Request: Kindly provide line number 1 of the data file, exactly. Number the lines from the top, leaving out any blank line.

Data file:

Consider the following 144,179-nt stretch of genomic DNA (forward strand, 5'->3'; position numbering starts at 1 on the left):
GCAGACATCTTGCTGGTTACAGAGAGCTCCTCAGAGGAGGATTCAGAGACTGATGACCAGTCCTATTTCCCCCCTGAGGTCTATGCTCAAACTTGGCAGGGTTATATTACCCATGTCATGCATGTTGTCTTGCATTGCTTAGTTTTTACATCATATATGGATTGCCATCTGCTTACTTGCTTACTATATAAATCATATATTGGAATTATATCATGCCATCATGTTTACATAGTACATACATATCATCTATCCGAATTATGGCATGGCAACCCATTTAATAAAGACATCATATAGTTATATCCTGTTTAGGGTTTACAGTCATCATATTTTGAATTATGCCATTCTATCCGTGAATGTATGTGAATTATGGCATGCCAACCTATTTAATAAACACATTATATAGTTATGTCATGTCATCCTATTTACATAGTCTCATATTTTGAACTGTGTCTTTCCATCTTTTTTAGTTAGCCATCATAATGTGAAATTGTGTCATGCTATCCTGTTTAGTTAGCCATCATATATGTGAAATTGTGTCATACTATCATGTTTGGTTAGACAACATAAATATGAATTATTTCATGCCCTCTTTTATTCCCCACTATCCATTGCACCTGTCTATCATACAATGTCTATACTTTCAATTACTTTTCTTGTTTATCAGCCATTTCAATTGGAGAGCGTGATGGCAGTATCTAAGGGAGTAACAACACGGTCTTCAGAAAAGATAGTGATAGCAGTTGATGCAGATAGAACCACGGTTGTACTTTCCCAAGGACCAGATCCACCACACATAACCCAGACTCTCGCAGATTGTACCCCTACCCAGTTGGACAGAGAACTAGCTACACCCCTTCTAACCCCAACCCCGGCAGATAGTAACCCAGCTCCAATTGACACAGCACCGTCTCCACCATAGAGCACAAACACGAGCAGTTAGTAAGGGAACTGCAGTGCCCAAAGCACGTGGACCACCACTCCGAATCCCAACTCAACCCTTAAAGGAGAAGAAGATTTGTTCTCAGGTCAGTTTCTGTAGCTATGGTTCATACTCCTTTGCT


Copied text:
Consider the following 144,179-nt stretch of genomic DNA (forward strand, 5'->3'; position numbering starts at 1 on the left):